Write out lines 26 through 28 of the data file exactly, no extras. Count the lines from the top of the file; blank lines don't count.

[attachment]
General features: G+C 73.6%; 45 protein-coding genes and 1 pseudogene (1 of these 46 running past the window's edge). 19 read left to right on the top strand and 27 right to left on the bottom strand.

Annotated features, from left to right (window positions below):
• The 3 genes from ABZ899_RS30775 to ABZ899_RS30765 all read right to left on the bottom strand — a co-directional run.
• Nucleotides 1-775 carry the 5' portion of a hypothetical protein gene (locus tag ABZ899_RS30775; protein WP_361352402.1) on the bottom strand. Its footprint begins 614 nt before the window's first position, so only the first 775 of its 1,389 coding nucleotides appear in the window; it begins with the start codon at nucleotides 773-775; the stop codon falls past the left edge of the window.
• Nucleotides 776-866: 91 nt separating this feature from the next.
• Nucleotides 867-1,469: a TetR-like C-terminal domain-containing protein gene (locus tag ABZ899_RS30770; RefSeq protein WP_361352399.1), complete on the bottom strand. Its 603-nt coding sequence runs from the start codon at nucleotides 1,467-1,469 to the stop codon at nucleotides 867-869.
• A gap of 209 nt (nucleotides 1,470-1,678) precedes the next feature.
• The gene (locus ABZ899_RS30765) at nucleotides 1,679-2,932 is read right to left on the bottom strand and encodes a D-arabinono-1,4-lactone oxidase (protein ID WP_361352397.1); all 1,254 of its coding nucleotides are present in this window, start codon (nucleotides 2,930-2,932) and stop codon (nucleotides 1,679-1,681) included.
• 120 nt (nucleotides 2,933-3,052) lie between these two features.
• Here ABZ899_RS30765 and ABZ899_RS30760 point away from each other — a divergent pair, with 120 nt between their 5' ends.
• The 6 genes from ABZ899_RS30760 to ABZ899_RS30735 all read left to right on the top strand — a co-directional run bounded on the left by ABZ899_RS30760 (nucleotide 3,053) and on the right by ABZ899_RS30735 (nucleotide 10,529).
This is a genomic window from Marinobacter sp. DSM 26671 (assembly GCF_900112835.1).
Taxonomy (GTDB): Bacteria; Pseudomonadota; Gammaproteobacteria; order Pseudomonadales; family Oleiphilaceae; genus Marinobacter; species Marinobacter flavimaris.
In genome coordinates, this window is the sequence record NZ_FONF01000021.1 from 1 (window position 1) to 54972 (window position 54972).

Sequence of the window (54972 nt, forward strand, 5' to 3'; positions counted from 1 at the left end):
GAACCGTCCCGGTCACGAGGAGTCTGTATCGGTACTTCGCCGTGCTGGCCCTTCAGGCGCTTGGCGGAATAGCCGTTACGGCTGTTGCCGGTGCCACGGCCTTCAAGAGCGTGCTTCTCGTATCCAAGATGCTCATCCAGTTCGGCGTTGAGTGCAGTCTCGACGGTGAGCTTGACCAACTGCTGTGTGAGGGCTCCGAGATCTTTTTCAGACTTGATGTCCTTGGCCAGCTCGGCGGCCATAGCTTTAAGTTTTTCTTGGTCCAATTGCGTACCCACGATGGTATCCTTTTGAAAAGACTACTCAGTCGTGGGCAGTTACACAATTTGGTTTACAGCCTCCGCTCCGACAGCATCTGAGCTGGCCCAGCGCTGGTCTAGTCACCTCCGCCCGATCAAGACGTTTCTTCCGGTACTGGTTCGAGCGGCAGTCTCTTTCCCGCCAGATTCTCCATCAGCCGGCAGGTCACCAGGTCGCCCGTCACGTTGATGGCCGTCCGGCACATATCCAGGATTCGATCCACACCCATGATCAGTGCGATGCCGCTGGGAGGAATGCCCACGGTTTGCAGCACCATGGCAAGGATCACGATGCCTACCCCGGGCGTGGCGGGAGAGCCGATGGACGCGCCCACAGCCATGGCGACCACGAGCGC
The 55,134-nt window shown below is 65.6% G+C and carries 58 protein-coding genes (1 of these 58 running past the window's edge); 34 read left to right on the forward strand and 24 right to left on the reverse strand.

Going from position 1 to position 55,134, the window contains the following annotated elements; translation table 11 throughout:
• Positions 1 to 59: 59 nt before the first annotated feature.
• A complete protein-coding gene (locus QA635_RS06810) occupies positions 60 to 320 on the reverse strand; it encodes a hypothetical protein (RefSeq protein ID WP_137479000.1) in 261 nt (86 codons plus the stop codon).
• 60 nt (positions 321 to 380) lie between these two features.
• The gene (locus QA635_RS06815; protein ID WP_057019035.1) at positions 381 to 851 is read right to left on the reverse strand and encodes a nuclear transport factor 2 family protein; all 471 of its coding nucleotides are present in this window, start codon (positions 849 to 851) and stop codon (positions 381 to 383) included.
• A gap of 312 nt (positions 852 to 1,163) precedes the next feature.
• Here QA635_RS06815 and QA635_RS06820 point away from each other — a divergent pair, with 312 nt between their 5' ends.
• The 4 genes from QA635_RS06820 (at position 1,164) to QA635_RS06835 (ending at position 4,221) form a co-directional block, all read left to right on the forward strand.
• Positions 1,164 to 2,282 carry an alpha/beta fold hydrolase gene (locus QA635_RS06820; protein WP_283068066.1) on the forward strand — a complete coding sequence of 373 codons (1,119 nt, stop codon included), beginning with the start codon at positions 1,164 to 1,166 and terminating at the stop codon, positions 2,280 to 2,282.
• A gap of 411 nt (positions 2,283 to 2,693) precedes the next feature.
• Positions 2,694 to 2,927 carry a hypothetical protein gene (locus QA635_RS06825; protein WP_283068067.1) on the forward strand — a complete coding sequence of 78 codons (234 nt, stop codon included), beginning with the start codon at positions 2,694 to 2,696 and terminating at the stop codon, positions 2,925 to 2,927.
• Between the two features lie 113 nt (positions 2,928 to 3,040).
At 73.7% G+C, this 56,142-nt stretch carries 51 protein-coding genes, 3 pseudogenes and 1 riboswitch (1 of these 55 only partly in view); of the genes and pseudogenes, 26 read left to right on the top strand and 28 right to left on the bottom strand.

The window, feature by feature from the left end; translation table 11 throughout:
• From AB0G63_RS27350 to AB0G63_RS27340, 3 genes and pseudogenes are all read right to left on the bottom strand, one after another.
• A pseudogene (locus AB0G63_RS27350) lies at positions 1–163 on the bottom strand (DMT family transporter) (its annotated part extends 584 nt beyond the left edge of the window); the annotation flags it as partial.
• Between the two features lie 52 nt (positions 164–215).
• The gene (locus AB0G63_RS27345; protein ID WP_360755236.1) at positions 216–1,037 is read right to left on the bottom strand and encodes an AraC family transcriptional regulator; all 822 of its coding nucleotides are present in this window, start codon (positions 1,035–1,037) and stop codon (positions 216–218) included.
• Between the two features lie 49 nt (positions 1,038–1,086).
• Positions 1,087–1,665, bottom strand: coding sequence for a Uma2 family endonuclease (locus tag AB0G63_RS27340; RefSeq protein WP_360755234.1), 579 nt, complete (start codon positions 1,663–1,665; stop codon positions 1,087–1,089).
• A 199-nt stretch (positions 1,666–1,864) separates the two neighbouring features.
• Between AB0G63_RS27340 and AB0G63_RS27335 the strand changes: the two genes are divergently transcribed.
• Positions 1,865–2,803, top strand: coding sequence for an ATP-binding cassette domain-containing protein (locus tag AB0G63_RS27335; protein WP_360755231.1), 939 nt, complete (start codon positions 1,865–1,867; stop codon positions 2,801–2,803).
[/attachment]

• Positions 1,164 to 2,282 carry an alpha/beta fold hydrolase gene (locus QA635_RS06820; protein WP_283068066.1) on the forward strand — a complete coding sequence of 373 codons (1,119 nt, stop codon included), beginning with the start codon at positions 1,164 to 1,166 and terminating at the stop codon, positions 2,280 to 2,282.
• A gap of 411 nt (positions 2,283 to 2,693) precedes the next feature.
• Positions 2,694 to 2,927 carry a hypothetical protein gene (locus QA635_RS06825; protein WP_283068067.1) on the forward strand — a complete coding sequence of 78 codons (234 nt, stop codon included), beginning with the start codon at positions 2,694 to 2,696 and terminating at the stop codon, positions 2,925 to 2,927.